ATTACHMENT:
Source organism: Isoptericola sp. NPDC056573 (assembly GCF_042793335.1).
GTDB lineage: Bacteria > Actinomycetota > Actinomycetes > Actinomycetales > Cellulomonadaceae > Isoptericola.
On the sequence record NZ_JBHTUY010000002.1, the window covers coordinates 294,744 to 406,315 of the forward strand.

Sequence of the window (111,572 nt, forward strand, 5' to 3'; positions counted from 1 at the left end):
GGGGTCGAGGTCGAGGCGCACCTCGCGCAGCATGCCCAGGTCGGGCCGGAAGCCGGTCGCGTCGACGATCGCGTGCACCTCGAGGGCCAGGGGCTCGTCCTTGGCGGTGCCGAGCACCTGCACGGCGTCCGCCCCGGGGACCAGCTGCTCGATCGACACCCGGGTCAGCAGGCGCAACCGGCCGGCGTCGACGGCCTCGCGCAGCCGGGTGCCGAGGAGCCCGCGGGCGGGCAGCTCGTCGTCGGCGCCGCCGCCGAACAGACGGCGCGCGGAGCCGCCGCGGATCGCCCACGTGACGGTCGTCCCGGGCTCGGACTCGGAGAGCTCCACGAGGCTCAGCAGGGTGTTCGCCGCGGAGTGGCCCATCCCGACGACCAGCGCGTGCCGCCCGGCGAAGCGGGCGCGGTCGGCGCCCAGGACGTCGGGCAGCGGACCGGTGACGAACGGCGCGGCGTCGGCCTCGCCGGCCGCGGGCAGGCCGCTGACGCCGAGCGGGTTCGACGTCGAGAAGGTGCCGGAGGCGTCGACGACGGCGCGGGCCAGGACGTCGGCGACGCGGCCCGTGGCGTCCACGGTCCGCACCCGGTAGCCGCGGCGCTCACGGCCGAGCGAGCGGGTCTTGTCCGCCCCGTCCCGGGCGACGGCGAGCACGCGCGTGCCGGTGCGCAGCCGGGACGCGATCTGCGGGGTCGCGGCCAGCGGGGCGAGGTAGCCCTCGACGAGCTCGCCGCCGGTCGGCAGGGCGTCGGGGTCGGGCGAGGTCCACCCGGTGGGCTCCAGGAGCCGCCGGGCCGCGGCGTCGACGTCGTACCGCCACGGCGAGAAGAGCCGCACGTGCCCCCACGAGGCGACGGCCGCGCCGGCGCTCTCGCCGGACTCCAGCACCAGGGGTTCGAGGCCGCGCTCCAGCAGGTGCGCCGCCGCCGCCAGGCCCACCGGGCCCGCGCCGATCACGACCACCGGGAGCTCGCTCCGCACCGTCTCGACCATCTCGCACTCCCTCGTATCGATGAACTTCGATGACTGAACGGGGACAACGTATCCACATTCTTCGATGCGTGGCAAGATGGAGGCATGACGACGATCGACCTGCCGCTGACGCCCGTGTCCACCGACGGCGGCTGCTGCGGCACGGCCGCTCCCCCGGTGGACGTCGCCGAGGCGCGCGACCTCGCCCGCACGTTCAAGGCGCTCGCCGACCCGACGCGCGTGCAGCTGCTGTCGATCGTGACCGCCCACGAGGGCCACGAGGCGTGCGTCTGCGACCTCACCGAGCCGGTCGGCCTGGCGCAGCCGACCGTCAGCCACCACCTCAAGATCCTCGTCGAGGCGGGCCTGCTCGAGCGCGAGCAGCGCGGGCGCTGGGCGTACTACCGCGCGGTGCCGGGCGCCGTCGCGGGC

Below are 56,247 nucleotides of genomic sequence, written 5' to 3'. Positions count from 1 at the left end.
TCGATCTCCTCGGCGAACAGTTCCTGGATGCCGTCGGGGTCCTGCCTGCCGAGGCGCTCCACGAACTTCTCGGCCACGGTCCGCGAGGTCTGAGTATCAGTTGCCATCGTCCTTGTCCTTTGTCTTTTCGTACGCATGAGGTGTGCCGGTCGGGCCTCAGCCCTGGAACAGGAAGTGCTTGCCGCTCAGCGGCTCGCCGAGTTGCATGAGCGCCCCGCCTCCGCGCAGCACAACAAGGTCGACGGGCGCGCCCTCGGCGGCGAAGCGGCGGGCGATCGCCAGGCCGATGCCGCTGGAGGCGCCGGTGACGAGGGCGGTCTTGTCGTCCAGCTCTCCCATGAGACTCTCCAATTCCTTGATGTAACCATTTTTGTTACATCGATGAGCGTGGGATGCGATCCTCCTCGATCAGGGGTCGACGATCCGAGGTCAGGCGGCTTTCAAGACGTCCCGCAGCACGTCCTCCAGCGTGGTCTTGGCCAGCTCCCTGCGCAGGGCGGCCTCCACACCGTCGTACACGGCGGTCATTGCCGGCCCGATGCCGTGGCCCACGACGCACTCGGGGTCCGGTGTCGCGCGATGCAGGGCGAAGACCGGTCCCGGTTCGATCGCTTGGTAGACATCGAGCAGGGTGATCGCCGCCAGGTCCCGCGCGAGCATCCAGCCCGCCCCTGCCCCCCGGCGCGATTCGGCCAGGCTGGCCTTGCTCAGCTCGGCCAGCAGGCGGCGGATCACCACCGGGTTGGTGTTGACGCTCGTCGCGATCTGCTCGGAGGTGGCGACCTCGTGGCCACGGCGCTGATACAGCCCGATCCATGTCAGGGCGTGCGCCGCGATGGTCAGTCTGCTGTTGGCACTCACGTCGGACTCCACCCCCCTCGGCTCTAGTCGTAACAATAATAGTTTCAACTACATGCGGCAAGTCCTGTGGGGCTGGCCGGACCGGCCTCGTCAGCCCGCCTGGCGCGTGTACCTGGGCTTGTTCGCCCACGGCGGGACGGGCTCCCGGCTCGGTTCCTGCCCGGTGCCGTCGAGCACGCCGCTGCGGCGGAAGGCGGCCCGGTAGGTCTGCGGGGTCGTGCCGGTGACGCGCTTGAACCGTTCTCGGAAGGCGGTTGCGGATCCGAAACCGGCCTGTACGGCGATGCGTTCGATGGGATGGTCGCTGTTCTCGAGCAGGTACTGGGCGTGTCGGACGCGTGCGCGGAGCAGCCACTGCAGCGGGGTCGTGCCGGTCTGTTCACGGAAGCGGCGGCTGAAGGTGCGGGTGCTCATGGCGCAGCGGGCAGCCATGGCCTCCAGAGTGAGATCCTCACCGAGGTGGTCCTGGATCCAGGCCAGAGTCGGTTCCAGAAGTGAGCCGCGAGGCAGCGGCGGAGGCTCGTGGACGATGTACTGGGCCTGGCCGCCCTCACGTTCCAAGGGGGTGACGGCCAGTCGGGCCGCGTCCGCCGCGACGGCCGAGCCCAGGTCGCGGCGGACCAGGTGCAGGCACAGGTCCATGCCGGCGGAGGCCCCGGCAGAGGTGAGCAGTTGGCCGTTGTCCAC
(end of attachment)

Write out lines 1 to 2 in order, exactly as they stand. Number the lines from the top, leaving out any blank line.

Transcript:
Source organism: Isoptericola sp. NPDC056573 (assembly GCF_042793335.1).
GTDB lineage: Bacteria > Actinomycetota > Actinomycetes > Actinomycetales > Cellulomonadaceae > Isoptericola.